4. Southampton 1973/01/23 (folder says 23, but some cover artwork says 22, not sure) Soundboard called "The Great Lost Live Album" - Could be a live album for the absolutely outstanding quality of the recording. (And I only have MP3's!) SIBLY is simply incredible. It ranks among top 3 ever for me. Possibly their best. OTHAFA is not as adventurous as it will often get, but is incredibly beautiful as is The Rain Song. Slower than usual, but just stunning. TSRTS - I think it's one of their best for the quality of the soundboard and the delivery at this particular gig. As good as the official one in the movie of the same name IMHO. John Bonham is on fire throughout the entire show as they all are. Jimmy is a little reserved, but his playing is indicative of that period - excellent. A rarity on this, JPJ comes in early on intro on Stairway which made me smile. I thought JPJ never made mistakes! Overall, it does feel fairly stripped back in a way. Especially Jimmy. Like he was happy to play well within his usual exploratory self. The mad early skills and precision is there, but not so much the adventurous flair. Although SIBLY - wow - absolute pure emotion. In fact, i'd speculate this concert was approached and deliberately recorded in such good quality, with the guys all so "on" by design and was either a test run for what they could record live later that year, or was possibly going to be considered for release depending how they all felt about it. It really does seem like a great long lost live album. Great concert. As good to listen to as any official release. The quality! Did I mention that? Oh and one other thing that struck me as really cool. The crowd silence at softer parts, like the beginning and end of The Rain Song, intro to Stairway, other places where light turns to shade and you usually get a big response from the crowd. Like they were incredibly well behaved, or just in awe/really, really into it. When they do cheer it is loud and great, but the silence at certain moments contributes to the greatness of this particular boot. It's noticable and it's awesome. I'm assuming it was not removed or suppressed at times (doesn't feel like that). So, as I'm still discovering all these boots now residing on my drive, a question.... 1972/73/75 - How many concert boots are official release quality that are as good as, or better than this? Where the whole band is just on fire. a couple of songs at least that could be considered their best from that period (if not ever) - like this concert, or a concert that is just miles ahead of anything else. But where the quality of the board or matrix is at least on par with this one. AND - if Jimmy ever gets wrapped up in what past shows he can showcase (the live vaults!), THIS - surely would have to be among contenders for any possible future release.
  5. These are pics that I hold the negatives for from the Chicago Stadium shows on July 6 and 7 1973. I don't remember the name of the guy that gave them to me but he handed me an envelope with the developed prints and negatives sometime around 1983. He knew I was a Zep nut and he said " you can have these". I don't think he actually took them because he would have been too young at the time of the concert , as he was about my age. Maybe an older family member or friend of his took them. Lost in the mists of time. These shows were notorious for being wild, especially July 6 ( rowdy ass crowd) and Plant's voice was shot, due to a cold, (sick again! ). But the band play great , especially on July 7 IMO. I'm not sure which photos are from July 6 or 7. I have several more but these are the best/clearest of the bunch. Hard to believe only 10 years had passed from the concert date to when I received them. It felt like so long ago because I longed to see Zep live and my first opportunity was the Stadium shows planned for Nov 1980. Nowadays, 7 or ten years feels like nothing, time sure flies as you get older! Anyway, hope you all enjoy seeing some previously unseen photos.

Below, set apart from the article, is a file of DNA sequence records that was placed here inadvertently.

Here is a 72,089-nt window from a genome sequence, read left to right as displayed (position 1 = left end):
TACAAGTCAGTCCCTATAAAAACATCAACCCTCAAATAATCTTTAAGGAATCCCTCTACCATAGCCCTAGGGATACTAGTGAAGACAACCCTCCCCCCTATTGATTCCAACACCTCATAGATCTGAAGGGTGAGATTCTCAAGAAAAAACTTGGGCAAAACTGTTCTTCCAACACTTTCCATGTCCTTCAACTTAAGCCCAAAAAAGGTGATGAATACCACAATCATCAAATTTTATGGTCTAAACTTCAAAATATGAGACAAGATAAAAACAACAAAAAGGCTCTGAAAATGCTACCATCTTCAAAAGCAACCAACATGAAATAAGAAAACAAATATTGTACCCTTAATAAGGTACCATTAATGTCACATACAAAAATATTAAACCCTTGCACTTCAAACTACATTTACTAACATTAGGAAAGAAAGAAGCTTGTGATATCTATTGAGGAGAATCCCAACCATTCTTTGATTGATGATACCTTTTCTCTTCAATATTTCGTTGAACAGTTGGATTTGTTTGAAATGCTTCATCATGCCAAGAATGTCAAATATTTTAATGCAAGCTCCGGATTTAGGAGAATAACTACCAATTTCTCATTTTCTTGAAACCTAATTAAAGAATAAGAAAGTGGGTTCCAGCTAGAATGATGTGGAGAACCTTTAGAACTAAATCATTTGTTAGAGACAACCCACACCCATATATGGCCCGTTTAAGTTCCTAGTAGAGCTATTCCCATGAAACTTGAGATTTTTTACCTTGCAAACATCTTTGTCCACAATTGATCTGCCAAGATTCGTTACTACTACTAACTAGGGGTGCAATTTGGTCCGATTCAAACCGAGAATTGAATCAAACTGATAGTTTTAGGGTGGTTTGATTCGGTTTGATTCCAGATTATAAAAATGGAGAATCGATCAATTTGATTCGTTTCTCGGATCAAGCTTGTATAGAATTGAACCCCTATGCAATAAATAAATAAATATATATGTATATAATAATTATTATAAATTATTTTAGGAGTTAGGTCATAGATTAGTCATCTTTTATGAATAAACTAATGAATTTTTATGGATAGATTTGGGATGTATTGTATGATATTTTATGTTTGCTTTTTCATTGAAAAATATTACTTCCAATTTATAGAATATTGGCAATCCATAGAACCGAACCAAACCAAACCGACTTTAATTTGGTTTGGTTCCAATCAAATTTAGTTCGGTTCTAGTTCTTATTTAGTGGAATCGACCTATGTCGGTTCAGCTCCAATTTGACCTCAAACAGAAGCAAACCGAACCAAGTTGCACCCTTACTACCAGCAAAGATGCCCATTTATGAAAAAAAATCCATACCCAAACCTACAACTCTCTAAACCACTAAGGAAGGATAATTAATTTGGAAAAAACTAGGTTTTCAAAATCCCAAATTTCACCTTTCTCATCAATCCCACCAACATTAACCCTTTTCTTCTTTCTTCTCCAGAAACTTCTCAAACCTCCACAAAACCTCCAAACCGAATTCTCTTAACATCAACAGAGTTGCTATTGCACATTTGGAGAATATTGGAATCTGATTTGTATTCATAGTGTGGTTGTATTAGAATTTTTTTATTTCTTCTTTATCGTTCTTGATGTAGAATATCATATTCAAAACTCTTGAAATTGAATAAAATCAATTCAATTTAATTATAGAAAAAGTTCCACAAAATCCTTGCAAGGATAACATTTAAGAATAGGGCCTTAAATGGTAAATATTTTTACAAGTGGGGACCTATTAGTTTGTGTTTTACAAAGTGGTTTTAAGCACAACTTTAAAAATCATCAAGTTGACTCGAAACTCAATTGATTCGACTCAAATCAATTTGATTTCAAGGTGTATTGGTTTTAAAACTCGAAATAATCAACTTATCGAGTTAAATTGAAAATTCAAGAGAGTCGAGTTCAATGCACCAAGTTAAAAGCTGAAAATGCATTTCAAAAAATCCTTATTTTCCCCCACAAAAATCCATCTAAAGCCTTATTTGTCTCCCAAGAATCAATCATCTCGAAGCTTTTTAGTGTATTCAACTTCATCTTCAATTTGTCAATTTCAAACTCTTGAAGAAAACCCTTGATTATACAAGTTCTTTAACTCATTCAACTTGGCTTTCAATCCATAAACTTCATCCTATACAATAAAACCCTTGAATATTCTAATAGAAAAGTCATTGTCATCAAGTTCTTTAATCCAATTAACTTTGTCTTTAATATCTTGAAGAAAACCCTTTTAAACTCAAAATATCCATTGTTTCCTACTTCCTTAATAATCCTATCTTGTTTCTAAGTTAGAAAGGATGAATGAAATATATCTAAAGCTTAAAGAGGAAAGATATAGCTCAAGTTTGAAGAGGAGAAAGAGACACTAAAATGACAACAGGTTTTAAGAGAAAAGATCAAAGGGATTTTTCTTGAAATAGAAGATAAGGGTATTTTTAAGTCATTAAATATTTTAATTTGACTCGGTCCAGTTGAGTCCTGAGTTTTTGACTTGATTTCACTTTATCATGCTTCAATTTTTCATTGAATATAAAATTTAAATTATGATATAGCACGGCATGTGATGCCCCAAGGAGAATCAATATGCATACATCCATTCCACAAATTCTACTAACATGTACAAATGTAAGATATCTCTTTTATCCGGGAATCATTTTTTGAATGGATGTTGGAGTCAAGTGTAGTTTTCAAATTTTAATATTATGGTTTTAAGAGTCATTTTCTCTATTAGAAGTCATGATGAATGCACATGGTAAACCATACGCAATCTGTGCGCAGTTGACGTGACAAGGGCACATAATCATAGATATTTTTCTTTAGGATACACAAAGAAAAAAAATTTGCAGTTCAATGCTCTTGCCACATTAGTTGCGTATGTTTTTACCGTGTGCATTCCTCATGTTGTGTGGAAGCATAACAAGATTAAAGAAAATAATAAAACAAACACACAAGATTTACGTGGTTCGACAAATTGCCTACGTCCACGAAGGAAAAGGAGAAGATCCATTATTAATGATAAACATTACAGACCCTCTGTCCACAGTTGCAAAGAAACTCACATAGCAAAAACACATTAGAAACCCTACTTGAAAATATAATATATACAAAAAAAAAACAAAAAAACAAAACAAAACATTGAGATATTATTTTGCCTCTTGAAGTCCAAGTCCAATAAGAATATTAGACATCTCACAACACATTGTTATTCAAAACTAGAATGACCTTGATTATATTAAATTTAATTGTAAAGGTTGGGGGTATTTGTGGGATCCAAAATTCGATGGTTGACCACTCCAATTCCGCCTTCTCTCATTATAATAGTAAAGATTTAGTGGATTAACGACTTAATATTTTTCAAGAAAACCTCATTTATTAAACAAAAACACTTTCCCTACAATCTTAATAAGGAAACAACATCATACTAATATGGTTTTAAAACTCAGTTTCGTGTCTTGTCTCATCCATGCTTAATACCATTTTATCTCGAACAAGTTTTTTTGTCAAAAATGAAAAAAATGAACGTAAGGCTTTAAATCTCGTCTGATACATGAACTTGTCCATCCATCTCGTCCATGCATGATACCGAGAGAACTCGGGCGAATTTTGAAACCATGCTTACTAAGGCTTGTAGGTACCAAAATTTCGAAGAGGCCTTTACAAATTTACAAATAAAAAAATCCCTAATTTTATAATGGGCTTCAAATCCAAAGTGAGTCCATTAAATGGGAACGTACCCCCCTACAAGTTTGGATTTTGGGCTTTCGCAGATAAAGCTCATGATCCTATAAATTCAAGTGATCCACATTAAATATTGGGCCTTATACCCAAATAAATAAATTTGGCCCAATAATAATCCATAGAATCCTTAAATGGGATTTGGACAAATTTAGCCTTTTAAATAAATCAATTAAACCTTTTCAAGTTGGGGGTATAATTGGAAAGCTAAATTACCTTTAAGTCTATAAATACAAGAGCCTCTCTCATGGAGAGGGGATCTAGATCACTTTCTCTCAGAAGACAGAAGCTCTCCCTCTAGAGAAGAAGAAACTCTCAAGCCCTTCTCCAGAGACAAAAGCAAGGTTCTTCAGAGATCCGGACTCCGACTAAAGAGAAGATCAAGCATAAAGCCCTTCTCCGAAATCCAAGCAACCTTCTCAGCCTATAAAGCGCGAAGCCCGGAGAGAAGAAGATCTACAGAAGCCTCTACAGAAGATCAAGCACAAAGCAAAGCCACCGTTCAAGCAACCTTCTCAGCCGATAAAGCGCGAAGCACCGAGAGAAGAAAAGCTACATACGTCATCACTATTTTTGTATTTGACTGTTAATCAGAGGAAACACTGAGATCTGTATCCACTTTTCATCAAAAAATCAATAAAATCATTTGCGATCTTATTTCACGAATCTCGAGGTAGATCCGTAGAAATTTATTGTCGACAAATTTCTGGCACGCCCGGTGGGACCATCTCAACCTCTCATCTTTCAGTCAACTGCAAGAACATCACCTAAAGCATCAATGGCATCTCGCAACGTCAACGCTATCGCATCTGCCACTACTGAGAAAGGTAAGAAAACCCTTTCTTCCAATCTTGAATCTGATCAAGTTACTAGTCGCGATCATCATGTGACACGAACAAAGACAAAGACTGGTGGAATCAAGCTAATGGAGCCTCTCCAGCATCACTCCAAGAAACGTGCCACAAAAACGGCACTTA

6. Could anyone help me with this part? From 1:58:33 to 1:59:02 Thanks in advance.
  7. As listed on LZ's website, this is the official setlist over the course of three nights: Rock and Roll, Celebration Day, (Bring It On Home intro) Black Dog, Over the Hills and Far Away, Misty Mountain Hop, Since I've Been Loving You, No Quarter, The Song Remains the Same, Rain Song, Dazed and Confused (incl. San Francisco), Stairway to Heaven, Moby Dick, Heartbreaker, Whole Lotta Love (incl. Let That Boy Boogie), The Ocean. When do the clips stop/end for the particular night? Meaning; July 27:1, 2, 3, 4, 5 / July 28: 6, 7, 8, 9, 10 / July 29: 11, 12, 13, 14, 15 in accurate order if what is listed isn't verbatim. -and- Is "The Ocean" really the last track? I was under the initial impression "Whole Lotta Love" was. However, after reviewing the 2007 Blu-Ray release extras, it seems to indeed cease with concluding bows and what not. After "WLL", Plant simply says, "New York, good night." and walks off nonchalantly. I'm under the dogma that Plant said that in the same clip as the Ocean, of which, only was decided to be used in the final cut of the film. What do you guys think? I do appreciate your opinions and contributions. ^A/S
  8. Yesterday I was in a shop cause I was looking for TSRTS. I found a Led Zeppelin DVD called "The Led Zeppelin in concert". I couldn't buy it because i spent my money for TSRTS, and the only thing I remember is that SIBLY was 12 minutes long and Heartbreaker was 2 minutes long. I think it was form '72-'73, but I'm not really sure. What can you tell me about that DVD? Is it rare? Have you ever seen it? What concert is that? Tell me EVERYTHING you know! More info: http://www.inmondadori.it/The-Led-Zeppelin-The-Led-na/eai802620806765/